Angus McNelly situates the Latin American experience of COVID-19 inside the wider global dynamics of the pandemic.
CfP for Doing IPS seminars on the following themes:
–Migration, mobility and borders/border management
Citizenship, sovereignty, and exception
–Technology and STS (Science & Technology Studies)
–Racialisation, racism and coloniality
–Socio-legal studies and human rights
–Transnational sociology of expertise
–Innovations and interventions in critical theory and methodologies
–Ethnography and fieldwork methodologies
Benedetta Zocchi and Manuela da Rosa Jorge speak with Professor Walter Mignolo about decolonial thinking, coloniality and mobility. Mignolo is one of the founding scholars of the modernity/coloniality/decoloniality collective.
Sarah Wolff and Anna Khakee have a new article in Mediterranean Politics which argues that democracy projection by the EU varies according to the organisation’s perceived interest, its ideational commitment to norms of dialogue, the degree of institutional inertia, and dominant policy discourses.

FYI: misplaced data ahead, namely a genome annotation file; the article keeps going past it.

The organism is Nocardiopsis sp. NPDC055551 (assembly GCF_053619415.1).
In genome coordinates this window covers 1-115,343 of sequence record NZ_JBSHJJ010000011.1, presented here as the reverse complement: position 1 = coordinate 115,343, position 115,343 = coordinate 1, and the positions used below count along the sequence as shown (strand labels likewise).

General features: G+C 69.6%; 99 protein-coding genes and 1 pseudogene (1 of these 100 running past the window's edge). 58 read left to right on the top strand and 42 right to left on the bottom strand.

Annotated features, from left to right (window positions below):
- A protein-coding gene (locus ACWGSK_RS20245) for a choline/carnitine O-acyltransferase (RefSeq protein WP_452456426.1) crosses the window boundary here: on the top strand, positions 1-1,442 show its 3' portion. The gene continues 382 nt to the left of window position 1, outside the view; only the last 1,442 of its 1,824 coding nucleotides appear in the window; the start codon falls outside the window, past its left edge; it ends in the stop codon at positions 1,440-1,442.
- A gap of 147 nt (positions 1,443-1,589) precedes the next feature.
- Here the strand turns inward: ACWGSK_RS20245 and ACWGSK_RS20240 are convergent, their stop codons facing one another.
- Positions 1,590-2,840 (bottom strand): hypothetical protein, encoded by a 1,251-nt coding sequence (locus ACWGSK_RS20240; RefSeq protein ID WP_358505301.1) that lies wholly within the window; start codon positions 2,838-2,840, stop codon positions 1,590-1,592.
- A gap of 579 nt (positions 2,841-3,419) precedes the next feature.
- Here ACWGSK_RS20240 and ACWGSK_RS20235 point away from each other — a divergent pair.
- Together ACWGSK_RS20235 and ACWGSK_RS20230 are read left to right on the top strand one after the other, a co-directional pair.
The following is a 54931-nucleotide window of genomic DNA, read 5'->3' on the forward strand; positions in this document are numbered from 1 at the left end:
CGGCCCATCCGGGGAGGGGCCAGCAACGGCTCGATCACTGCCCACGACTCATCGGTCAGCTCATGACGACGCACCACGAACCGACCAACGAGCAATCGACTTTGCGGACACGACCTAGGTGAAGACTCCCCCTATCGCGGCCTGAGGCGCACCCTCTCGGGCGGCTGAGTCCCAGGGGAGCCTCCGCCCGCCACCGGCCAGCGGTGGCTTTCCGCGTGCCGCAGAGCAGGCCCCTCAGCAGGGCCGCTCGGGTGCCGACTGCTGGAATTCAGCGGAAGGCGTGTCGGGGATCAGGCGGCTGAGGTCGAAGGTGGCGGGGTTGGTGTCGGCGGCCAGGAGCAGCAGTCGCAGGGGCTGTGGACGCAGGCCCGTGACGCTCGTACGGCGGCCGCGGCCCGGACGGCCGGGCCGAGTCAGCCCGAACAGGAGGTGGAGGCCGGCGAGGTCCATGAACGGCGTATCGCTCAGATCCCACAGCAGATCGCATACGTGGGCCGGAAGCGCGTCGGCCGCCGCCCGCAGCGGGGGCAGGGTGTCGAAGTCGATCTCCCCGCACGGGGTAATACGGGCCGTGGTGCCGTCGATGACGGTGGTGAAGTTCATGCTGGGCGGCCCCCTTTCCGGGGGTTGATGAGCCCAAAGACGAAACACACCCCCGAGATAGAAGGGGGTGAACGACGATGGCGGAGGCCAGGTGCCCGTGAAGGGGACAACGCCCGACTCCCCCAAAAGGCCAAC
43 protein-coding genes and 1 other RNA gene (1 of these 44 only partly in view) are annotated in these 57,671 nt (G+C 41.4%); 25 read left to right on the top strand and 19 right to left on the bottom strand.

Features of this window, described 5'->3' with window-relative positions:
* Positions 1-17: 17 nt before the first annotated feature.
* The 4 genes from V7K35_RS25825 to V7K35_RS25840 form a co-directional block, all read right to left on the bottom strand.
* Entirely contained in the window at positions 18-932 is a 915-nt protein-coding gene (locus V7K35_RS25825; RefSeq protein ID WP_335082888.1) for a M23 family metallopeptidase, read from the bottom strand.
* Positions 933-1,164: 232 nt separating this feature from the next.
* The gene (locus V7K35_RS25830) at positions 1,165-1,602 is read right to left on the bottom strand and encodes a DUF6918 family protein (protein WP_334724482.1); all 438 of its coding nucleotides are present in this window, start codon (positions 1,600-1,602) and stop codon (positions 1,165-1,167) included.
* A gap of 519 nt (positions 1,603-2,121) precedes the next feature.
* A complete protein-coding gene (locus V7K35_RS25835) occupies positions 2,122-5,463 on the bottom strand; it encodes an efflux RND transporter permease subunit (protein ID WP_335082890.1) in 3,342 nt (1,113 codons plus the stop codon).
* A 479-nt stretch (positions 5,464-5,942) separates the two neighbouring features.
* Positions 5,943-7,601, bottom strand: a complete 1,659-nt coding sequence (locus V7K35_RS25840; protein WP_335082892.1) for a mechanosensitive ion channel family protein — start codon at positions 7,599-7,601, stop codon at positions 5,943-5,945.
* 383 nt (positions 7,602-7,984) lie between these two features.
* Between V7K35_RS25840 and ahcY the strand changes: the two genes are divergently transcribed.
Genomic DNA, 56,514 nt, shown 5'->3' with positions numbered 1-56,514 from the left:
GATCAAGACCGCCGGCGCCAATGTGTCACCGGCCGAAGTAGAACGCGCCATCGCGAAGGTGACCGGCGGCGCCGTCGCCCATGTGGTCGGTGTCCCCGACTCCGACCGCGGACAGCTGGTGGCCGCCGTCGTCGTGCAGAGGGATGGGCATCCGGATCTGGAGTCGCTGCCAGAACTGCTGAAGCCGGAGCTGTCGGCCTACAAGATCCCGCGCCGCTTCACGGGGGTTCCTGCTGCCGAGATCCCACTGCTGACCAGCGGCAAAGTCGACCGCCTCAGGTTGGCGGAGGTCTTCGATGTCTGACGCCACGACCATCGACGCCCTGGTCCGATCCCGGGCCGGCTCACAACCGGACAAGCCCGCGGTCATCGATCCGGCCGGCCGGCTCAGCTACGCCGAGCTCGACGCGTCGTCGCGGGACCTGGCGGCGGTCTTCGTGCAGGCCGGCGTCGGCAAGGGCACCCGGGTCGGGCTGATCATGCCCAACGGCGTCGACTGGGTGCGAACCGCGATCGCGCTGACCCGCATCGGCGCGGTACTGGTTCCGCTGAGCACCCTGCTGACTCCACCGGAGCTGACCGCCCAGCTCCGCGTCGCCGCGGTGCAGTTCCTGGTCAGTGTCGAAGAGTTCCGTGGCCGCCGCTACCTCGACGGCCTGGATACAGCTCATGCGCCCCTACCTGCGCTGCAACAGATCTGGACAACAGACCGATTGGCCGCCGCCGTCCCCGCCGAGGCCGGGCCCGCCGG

Sarah Wolff and William Kutz have a new article in Geopolitics journal which examines more fully how distinctly local aspects of Moroccan migration diplomacy have been harnessed as a force for geopolitical action today.
Musab Younis will be chairing a roundtable for the Institute for Humanities and Social Sciences on the legacies of empire in contemporary Britain.
In Project DEMED Ksenia Northmore-Ball and her research partners are developing a theoretical framework to capture citizen support for political projects and to trace autocratic and democratic indoctrination in 180 countries from 1900 to today.
In an article for the Journal of European Integration, Sarah Wolff examines the closing down of internal borders, lockdowns and quarantines in Europe, and asks what lessons can be drawn from these limits on mobility for the Schengen regime?
In an op-ed for the Middle East Eye, Chris Phillips asks what role Russia is playing in the deals being mediate between Israel and Syria.
In an article published in Parliamentary Affairs, James Strong asks whether the War Powers Convention can survive Prime Minister Theresa May’s decision to bypass the House of Commons and order military action in Syria in 2018.